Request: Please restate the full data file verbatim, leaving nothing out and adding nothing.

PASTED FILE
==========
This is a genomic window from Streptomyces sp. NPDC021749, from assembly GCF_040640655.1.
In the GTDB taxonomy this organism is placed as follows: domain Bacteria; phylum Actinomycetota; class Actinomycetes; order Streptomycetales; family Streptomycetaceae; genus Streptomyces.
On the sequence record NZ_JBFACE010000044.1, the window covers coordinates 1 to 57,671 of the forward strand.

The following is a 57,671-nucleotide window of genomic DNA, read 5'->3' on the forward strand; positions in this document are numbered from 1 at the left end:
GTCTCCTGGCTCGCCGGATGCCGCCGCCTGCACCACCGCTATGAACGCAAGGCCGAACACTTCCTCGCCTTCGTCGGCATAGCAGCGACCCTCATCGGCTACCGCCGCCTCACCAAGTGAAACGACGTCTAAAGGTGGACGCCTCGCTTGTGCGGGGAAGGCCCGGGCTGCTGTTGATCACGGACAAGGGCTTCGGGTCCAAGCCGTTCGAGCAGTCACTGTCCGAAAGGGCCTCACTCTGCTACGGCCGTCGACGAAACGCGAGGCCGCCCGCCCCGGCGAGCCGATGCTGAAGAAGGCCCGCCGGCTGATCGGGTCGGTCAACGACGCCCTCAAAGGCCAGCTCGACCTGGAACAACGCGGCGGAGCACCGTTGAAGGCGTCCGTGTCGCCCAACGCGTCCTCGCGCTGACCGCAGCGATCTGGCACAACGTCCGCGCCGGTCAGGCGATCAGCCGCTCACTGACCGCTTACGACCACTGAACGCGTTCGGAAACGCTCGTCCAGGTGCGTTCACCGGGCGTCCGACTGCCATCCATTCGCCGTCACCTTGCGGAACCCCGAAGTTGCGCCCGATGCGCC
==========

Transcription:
This is a genomic window from Streptomyces sp. NPDC021749, from assembly GCF_040640655.1.
In the GTDB taxonomy this organism is placed as follows: domain Bacteria; phylum Actinomycetota; class Actinomycetes; order Streptomycetales; family Streptomycetaceae; genus Streptomyces.
On the sequence record NZ_JBFACE010000044.1, the window covers coordinates 1 to 57,671 of the forward strand.

The following is a 57,671-nucleotide window of genomic DNA, read 5'->3' on the forward strand; positions in this document are numbered from 1 at the left end:
GTCTCCTGGCTCGCCGGATGCCGCCGCCTGCACCACCGCTATGAACGCAAGGCCGAACACTTCCTCGCCTTCGTCGGCATAGCAGCGACCCTCATCGGCTACCGCCGCCTCACCAAGTGAAACGACGTCTAAAGGTGGACGCCTCGCTTGTGCGGGGAAGGCCCGGGCTGCTGTTGATCACGGACAAGGGCTTCGGGTCCAAGCCGTTCGAGCAGTCACTGTCCGAAAGGGCCTCACTCTGCTACGGCCGTCGACGAAACGCGAGGCCGCCCGCCCCGGCGAGCCGATGCTGAAGAAGGCCCGCCGGCTGATCGGGTCGGTCAACGACGCCCTCAAAGGCCAGCTCGACCTGGAACAACGCGGCGGAGCACCGTTGAAGGCGTCCGTGTCGCCCAACGCGTCCTCGCGCTGACCGCAGCGATCTGGCACAACGTCCGCGCCGGTCAGGCGATCAGCCGCTCACTGACCGCTTACGACCACTGAACGCGTTCGGAAACGCTCGTCCAGGTGCGTTCACCGGGCGTCCGACTGCCATCCATTCGCCGTCACCTTGCGGAACCCCGAAGTTGCGCCCGATGCGCC